SOVEREIGN DEBT RESTRUCTURING | MASTERCLASS

A deep dive masterclass on sovereign debt restructuring, to be conducted virtually by Asian high yield bond expert Florian Schmidt.

30 June 2022 (Thu), 5pm Singapore/HK time

Mexican state oil company Petroleos Mexicanos (Pemex) has ended its contract with credit ratings agency Fitch Ratings, which will lead to Fitch withdrawing its BB- rating on the company. Fitch was the first of the big three rating agencies to downgrade Pemex to junk in June 2019. The termination of the contract takes effect on Thursday.
Fitch also identified Pemex as the most vulnerable oil company in Latin America in March last year, given that it is the world’s most indebted national oil company. Pemex’s decision is claimed to be based on not requiring ratings of all three agencies and was made after taking into account quality of service and technical seriousness of the rating analysis, as per Reuters sources.  Pemex said that it does not intend on terminating its contracts with Moody’s, S&P or HR Ratings. “It sends the wrong signal to global investors,” Luis Gonzali, co-director at Franklin Templeton said, of the contract cancellation.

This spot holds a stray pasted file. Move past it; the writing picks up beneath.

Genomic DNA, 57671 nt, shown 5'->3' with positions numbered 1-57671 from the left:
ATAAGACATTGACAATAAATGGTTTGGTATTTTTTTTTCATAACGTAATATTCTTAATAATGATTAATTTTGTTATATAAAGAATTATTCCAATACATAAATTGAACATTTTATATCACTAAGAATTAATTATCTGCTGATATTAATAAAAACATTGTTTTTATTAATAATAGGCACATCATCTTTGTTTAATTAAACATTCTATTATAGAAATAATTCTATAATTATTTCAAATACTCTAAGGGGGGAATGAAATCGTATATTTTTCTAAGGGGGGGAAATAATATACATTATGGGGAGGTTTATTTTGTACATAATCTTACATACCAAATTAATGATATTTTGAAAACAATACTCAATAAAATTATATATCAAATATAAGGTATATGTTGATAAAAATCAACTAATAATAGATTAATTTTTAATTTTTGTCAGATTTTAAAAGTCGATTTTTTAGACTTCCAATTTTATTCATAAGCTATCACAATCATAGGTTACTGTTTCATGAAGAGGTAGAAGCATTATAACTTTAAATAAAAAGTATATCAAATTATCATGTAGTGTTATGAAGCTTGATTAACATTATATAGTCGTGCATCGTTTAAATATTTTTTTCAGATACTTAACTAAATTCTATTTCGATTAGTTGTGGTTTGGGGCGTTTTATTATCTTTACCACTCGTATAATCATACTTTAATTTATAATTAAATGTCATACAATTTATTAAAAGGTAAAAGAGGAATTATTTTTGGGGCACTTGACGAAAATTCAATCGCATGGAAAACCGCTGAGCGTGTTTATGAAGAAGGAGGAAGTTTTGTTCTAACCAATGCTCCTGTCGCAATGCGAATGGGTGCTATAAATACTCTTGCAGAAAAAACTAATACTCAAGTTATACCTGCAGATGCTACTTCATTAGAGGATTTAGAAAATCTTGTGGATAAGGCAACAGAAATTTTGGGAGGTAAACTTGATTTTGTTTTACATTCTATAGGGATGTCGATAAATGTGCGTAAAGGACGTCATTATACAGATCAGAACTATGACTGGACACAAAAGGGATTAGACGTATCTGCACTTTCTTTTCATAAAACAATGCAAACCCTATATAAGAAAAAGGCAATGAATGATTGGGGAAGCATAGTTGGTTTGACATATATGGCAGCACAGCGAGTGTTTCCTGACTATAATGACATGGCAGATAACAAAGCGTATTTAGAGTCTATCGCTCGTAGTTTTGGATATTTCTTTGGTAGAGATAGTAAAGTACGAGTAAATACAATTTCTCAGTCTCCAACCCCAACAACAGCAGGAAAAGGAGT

For the full story, click here
In related news, here is an interesting opinion piece on Pemex by renowned Mexican economist Sergio Luna:

Declaring Bankruptcy Could Be The Best Thing to Happen to Pemex

On February 19, Mexico announced a new combo of tax benefits and capital injections to Pemex, Mexico´s National Oil Company, totaling USD 3.5 billion. Among the investors monitoring the largest quasi-sovereign issuer in the world, nobody was surprised. In fact, I am convinced that everyone knows this is not the last time Pemex will get fiscal support.

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